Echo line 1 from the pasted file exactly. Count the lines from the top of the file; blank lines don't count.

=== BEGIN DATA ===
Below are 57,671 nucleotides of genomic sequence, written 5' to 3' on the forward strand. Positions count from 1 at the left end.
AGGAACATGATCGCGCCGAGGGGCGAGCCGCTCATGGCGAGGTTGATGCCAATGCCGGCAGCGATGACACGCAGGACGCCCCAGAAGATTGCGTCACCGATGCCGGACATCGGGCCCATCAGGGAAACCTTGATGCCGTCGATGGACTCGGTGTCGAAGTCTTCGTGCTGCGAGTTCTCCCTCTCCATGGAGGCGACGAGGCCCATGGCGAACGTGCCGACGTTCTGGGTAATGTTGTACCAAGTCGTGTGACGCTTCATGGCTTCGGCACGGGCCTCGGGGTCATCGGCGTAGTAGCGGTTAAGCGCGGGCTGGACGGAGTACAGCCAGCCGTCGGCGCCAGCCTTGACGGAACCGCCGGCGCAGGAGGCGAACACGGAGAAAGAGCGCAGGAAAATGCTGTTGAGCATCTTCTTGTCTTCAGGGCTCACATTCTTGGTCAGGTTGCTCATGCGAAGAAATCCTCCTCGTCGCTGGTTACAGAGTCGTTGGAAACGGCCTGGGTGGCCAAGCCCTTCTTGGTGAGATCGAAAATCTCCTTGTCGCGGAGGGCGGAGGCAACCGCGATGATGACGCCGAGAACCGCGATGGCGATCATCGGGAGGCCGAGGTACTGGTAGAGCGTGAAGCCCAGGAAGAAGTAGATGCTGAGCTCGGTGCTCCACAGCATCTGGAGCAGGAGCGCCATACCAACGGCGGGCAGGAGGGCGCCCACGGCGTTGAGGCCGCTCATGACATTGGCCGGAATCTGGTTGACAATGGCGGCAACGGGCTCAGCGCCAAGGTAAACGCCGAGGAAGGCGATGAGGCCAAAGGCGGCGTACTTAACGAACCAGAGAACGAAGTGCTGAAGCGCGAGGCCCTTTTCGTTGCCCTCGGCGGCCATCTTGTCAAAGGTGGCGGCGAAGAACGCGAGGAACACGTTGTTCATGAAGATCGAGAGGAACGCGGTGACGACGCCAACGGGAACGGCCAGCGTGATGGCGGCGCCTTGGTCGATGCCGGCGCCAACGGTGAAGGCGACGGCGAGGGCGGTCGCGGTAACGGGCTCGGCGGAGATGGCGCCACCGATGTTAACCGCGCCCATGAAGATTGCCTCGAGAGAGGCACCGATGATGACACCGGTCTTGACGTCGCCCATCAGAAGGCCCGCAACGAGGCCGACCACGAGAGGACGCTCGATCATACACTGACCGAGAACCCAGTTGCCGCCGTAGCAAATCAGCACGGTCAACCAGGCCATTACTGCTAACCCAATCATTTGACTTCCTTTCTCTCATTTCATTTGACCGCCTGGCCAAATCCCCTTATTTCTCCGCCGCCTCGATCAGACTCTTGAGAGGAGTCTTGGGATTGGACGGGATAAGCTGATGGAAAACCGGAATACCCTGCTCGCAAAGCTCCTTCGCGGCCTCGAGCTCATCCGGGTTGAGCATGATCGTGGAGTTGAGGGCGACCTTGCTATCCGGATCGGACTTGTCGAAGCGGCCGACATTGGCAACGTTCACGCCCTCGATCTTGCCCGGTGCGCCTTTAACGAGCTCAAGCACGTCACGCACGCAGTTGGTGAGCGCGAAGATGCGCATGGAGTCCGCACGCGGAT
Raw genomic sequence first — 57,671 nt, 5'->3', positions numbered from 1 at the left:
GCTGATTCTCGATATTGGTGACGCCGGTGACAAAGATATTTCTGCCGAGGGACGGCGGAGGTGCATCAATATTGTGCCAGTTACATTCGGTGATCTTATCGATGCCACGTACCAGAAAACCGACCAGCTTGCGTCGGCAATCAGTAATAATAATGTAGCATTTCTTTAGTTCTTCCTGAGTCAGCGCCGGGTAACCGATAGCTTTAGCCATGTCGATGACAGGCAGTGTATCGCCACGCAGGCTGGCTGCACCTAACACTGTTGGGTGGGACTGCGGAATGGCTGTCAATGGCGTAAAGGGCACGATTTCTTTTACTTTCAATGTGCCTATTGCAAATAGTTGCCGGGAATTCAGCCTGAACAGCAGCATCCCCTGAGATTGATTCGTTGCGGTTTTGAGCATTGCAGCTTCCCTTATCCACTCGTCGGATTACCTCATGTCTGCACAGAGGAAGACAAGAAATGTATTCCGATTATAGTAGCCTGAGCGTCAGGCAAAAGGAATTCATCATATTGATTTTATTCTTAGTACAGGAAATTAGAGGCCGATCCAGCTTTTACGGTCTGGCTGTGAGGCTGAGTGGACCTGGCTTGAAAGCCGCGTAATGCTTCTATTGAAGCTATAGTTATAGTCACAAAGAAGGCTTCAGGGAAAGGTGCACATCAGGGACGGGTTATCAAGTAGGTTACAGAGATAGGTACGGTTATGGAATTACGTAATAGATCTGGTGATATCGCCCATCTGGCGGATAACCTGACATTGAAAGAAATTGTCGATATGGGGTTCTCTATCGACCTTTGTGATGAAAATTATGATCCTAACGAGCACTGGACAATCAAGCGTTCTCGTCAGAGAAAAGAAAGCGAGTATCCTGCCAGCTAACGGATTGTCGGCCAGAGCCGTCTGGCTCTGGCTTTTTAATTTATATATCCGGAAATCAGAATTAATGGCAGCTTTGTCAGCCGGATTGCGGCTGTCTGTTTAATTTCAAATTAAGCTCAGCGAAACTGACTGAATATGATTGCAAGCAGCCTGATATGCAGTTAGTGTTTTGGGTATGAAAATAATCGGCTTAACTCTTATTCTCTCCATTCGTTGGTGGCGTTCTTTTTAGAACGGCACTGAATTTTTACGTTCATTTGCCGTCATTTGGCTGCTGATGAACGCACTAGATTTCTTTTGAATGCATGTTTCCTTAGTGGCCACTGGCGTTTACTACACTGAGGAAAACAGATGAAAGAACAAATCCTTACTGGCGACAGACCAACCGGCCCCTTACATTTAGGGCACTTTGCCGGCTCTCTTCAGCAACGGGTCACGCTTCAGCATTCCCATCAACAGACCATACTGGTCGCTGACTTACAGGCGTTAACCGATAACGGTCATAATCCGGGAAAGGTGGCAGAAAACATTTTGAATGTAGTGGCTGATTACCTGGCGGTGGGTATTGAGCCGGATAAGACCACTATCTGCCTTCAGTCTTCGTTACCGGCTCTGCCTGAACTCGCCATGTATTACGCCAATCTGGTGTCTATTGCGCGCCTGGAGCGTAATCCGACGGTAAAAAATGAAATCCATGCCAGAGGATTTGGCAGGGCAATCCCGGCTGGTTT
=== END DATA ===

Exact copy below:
Below are 57,671 nucleotides of genomic sequence, written 5' to 3' on the forward strand. Positions count from 1 at the left end.